Delano then brought up questions from the audience about ballot curing and why each county can decide on its own whether to allow it or not.

“In Pennsylvania, some counties allow you to cure it,” Delano said. “Other counties choose not to let anyone know about it. By the time you find out, it’s too late and (the vote) hasn’t been counted.”

Beecher said the “notice and cure” is up to each county board of elections, with the “matter of county discretion whether and how … to conduct the procedure.”

Corbett, who thinks a federal lawsuit will ultimately force the state into a uniform policy one way or the other, suggested there should be a single button a county elections office can push to notify voters of an error to alleviate workload for staff.

Maggi informed Corbett and the audience that such a procedure already exists. When a ballot is returned to the county elections offices, the staff scans the barcode and lists it as “received” for the election. If there is a fatal flaw, the county has the option of notating it as “canceled” so the voter will be alerted in an email that there is a problem. Since that is considered ballot curing, Washington County’s elections board decided against even allowing that procedure to happen.

“I favor curing,” Maggi said.

Lewis, who was nominated to the federal appeals court in Pittsburgh by President George H.W. Bush in 1991, said judges who review election lawsuits do so with an understanding that their decisions will impact many people. With lawsuits likely on the way at both the state and federal levels, Lewis wanted the audience to know that the judges will do their best to be fair and interpret the law correctly.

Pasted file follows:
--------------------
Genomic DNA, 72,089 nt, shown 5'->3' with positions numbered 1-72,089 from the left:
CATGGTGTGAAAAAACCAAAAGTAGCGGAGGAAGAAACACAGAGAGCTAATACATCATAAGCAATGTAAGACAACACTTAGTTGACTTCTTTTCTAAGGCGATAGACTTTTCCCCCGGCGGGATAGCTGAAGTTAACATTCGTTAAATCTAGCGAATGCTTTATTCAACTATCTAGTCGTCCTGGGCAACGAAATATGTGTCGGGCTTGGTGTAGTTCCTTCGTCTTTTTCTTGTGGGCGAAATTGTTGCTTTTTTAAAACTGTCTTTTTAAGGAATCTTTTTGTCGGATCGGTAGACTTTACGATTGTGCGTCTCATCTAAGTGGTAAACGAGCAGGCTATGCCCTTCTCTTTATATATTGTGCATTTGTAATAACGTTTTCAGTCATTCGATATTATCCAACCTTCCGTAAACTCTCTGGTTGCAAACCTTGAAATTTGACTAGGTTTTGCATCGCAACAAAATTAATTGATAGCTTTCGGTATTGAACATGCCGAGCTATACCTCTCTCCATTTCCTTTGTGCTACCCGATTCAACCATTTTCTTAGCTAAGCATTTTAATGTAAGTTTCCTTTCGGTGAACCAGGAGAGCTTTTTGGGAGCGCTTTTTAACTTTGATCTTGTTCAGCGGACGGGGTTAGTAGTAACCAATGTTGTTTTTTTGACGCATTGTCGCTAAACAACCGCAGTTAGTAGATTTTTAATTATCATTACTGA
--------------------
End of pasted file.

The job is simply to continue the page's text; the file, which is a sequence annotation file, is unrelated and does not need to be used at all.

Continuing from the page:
“They proceed cautiously and carefully,” Lewis said. “They realize there is more on the line than just the dispute between the parties.”

The panel discussion organized by “Keep Our Republic” is one of several happening across Pennsylvania this year leading up to the general election in November. The main takeaway by the panelists was that educating the public on how elections function and making sure voters are informed on key issues is paramount for people to trust the process.

“Why are we here?” Corbett rhetorically asked the audience about the reasons for the panel discussion.

“We care!” someone from the audience shouted back.

Corbett said the discussions, which he’s participated in four so far across the state, are designed to get to the “nuts and bolts” of elections and educate the public in order to give people a better understanding of how it all works.

“We want to get back to normal,” the one-term Republican governor said. “We need an open dialogue.”